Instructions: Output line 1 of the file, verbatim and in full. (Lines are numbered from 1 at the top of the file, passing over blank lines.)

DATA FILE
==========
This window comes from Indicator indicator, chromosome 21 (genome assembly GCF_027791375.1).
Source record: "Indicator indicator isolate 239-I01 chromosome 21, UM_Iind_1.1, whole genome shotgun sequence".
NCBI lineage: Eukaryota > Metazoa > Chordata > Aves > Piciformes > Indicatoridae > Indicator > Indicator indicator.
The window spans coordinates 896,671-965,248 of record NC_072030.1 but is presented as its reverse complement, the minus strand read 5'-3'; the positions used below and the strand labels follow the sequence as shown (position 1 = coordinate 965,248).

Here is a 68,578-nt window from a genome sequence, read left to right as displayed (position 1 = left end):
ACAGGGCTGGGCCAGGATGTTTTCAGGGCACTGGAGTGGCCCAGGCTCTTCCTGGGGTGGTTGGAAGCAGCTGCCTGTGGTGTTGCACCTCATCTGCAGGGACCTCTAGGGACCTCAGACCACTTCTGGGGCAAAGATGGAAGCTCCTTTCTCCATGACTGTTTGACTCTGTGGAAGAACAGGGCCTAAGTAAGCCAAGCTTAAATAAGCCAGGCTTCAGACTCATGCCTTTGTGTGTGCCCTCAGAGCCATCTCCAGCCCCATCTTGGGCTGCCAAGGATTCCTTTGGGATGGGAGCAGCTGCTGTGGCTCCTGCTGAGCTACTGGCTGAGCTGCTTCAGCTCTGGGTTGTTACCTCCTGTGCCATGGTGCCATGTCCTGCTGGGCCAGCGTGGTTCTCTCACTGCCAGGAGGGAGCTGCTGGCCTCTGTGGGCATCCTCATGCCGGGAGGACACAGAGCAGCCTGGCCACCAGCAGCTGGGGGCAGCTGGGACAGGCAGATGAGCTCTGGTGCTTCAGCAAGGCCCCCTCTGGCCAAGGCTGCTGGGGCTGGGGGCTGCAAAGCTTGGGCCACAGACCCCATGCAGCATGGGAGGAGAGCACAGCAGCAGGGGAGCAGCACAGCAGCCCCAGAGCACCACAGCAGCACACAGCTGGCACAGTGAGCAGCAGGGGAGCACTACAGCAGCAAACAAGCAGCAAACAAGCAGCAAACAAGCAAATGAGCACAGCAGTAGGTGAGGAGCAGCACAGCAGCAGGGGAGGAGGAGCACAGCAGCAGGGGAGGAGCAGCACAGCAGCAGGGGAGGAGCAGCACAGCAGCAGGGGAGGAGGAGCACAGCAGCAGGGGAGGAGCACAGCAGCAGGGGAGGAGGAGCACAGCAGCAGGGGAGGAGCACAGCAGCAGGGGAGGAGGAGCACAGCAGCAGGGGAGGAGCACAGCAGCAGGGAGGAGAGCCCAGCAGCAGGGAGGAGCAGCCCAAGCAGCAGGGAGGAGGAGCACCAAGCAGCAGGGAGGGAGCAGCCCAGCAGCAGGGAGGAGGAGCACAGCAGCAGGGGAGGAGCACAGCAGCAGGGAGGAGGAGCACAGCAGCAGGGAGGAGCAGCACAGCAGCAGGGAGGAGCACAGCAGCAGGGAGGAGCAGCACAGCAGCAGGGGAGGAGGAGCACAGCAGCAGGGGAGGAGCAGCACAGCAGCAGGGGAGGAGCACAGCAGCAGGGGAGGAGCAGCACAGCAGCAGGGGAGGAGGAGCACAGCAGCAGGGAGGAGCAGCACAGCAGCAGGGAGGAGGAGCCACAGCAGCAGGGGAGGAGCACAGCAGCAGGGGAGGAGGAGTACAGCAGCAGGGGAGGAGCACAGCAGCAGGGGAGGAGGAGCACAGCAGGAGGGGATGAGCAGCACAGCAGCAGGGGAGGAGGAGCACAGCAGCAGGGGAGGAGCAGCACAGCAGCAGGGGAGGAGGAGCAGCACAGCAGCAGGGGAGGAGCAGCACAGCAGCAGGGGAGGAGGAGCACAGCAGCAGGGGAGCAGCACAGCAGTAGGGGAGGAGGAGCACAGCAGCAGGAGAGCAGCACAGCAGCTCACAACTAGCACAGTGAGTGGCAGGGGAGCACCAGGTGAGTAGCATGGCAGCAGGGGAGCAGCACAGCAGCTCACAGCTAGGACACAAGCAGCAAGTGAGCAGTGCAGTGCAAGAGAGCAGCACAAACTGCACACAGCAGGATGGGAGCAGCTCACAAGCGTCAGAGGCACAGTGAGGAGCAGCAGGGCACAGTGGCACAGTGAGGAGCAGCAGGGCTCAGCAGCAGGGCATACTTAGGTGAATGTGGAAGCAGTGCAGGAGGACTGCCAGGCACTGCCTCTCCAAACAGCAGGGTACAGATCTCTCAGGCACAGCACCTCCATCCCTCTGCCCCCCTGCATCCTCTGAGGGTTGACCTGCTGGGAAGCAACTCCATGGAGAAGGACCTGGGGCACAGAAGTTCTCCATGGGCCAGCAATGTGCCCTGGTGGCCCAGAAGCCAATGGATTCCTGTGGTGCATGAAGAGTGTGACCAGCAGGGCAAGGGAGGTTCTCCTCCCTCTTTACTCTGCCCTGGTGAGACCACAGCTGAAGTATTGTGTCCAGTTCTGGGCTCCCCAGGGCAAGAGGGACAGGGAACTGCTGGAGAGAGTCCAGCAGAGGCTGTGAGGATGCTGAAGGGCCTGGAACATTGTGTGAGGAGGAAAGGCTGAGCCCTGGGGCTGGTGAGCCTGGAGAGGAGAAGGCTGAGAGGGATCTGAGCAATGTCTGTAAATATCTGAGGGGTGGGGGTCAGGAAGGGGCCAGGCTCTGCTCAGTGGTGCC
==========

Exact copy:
This window comes from Indicator indicator, chromosome 21 (genome assembly GCF_027791375.1).